What Causes Bad Breath in Children?

Several factors could contribute to bad breath. Here are several of the most common causes:

  1. Poor oral hygiene. If your child doesn't clean their teeth thoroughly or frequently, bad breath can result. If plaque is not brushed away, it can irritate the gums, causing additional issues.
  2. Dry mouth. Saliva helps to cleanse the mouth. When your child's mouth produces less saliva than usual, xerostomia — dry mouth — may occur, contributing to bad breath.
  3. Mouth breathing. When a child breathes through their mouth (due to a stuffy nose or as a sleep habit), it prevents saliva from washing away bacteria, leading to bad breath.
  4. Bacteria on the tongue. The tongue can also harbor bacteria that produce foul odors and bad breath, so ensure your child cleans their tongue as well.
  5. Infections in the mouth. Cavities, plaque buildup, mouth sores, or oral surgery can also contribute to bad breath. This is just one reason why seeking professional dental treatment is important if your child develops these issues.
  6. A foreign object. Sometimes a baby or toddler will place a foreign item (tiny toys, food, etc.) in their nose. A foreign object lodged in the nose can cause bad breath in children.
  7. Certain foods. If your child consumes foods with a strong odor, like garlic, onions, or specific spices, it can impact the breath.
  8. Medications. Sometimes, the way medication breaks down in the body can lead to bad breath. This process releases chemicals that may result in bad breath.
  9. An illness or condition. Allergies, a sinus infection, tonsillitis, or another condition can cause bad breath too.

Consequences of Bad Breath in Children

If your child’s bad breath is persistent, it may lead to bigger problems if left untreated. This depends on what’s causing the odor. If the bad breath is from a buildup of plaque bacteria, this can lead to cavities and gum disease. Sinusitis and tonsilitis can also cause bad breath and may become chronic. Depending on the severity of the infection, it may require antibiotics. 

If the root cause of bad breath is a foreign object trapped in your child’s nasal passage, it can be dangerous. There is a chance it can cause swelling and irritate the mucous membrane. According to the National Institutes of Health, these foreign bodies tend to turn into hard objects due to the accumulation of minerals and become a “rhinolith” which causes more harm. Another concern is that the object may suddenly dislodge and go into your child’s throat. Underlying medical conditions such as diabetes may also cause persistent bad breath in children. Ensure good oral hygiene practices are in place for your child. If bad breath continues to be an issue, you may want to take your child to the doctor to investigate the root cause.

How to Avoid Bad Breath

Healthy teeth are integral to a child's overall health and well-being. You can help your child avoid bad breath by developing an oral care routine.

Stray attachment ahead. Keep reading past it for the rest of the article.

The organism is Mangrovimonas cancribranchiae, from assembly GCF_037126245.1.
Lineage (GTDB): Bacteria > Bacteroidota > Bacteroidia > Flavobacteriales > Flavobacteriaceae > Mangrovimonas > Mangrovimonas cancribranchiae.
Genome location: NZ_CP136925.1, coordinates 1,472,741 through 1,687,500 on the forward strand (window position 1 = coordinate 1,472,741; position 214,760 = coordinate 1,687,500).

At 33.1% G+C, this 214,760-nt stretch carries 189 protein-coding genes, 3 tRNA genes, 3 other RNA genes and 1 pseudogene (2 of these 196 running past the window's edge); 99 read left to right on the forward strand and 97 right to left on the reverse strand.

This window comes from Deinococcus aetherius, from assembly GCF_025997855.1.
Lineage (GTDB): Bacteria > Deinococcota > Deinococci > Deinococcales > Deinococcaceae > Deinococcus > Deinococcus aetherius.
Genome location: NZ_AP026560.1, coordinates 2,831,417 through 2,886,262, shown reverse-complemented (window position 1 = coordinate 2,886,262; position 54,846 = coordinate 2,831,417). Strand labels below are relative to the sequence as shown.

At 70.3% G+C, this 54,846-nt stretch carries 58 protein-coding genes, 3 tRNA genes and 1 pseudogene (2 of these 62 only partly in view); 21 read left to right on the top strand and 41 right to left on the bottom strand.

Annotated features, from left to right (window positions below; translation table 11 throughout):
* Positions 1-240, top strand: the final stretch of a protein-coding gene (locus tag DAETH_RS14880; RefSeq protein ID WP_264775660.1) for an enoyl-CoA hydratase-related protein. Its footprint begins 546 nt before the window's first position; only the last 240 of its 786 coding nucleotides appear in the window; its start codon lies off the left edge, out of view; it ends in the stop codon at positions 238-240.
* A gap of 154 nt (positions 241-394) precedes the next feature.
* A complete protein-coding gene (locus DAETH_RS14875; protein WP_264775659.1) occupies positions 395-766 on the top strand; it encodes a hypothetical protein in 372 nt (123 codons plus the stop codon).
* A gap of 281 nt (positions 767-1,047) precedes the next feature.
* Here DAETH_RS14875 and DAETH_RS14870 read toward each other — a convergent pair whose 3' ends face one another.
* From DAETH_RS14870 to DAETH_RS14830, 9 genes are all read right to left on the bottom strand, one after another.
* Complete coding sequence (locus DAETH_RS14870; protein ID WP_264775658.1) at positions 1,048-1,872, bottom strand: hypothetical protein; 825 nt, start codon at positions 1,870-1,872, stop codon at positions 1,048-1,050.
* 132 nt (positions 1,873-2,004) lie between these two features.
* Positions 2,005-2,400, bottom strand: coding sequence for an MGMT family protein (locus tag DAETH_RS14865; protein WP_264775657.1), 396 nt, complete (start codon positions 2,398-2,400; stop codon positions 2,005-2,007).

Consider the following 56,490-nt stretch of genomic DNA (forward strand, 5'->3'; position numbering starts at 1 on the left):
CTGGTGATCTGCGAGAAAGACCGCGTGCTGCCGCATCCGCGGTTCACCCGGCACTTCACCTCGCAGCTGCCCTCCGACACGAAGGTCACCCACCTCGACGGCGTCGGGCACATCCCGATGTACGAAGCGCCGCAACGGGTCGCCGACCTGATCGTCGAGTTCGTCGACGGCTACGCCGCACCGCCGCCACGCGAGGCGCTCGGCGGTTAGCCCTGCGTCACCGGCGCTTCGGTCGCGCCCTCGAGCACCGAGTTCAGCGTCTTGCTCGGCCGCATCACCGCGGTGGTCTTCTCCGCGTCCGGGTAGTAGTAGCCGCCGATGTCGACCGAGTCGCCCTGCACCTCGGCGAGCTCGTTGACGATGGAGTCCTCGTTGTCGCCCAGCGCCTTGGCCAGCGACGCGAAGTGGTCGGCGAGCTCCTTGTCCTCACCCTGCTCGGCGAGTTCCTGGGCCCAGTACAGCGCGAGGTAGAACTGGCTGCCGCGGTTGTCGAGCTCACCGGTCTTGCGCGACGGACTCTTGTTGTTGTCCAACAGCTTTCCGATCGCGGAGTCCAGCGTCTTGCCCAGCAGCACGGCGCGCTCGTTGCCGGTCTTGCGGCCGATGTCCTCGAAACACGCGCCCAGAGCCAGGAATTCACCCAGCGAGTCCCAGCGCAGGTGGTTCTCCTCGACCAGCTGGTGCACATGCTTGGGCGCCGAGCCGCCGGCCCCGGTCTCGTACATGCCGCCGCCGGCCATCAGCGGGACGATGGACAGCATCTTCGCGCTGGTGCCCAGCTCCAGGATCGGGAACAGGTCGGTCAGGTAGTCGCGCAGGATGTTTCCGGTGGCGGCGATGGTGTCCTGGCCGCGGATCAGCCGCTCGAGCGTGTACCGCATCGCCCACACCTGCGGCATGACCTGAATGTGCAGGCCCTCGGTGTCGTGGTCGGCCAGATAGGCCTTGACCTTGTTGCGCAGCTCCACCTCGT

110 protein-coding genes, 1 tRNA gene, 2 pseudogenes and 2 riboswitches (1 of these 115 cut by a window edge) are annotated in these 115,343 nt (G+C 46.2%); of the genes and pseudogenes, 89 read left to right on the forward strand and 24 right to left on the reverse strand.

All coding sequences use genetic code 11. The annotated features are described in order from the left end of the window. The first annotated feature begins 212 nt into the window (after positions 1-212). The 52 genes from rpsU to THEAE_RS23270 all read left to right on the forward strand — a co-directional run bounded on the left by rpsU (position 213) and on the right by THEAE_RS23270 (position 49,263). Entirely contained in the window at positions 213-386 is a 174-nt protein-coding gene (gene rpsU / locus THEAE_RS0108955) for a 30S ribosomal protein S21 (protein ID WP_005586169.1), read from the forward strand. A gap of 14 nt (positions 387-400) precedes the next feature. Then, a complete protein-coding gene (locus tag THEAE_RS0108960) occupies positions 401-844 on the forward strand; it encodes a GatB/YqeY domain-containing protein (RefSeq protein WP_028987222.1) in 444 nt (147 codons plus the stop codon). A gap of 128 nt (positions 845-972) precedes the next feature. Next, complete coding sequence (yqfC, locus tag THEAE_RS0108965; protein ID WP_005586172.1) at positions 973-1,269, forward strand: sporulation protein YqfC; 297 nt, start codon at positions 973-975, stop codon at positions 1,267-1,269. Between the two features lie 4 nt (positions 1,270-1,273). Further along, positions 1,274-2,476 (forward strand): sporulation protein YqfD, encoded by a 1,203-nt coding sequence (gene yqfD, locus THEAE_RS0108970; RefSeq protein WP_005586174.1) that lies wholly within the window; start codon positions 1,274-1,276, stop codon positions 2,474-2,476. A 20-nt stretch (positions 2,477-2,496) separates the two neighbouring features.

• Have your child brush twice a day with a pea-sized amount of ADA-accepted fluoride toothpaste to promote fresh breath. Always remember to supervise young children so they do not swallow the toothpaste.
  • When your child brushes their teeth, make sure they also clean their tongue, as bacteria can collect and grow on the tongue.
  • Clean between their teeth with floss, a flosser, or an interdental brush to remove odor-causing food particles from the teeth.
  • The best kids' toothpaste for bad breath is one made for their size.
  • Replace your child's toothbrush every few months because worn bristles cannot effectively remove plaque and debris from the teeth.
  • Avoid halitosis and other oral health concerns by scheduling regular checkups and professional cleanings with a dentist.

Chronic Bad Breath

Most of the time, your child's bad breath will go away once you implement better oral hygiene. However, some children may experience chronic bad breath. If their dentist eliminates oral issues, you may be referred to a primary care physician for additional tests to diagnose the underlying cause of halitosis.

Many of these causes of bad breath are temporary. Regardless of the cause of bad breath, teaching children how to form good dental care habits at an early age is vital for their oral health and overall health.

Oral Care Center articles are reviewed by an oral health medical professional. This information is for educational purposes only. This content is not intended to be a substitute for professional medical advice, diagnosis or treatment. Always seek the advice of your dentist, physician or other qualified healthcare provider. 

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DO YOU KNOW?

2.3 billion

people worldwide suffer from tooth decay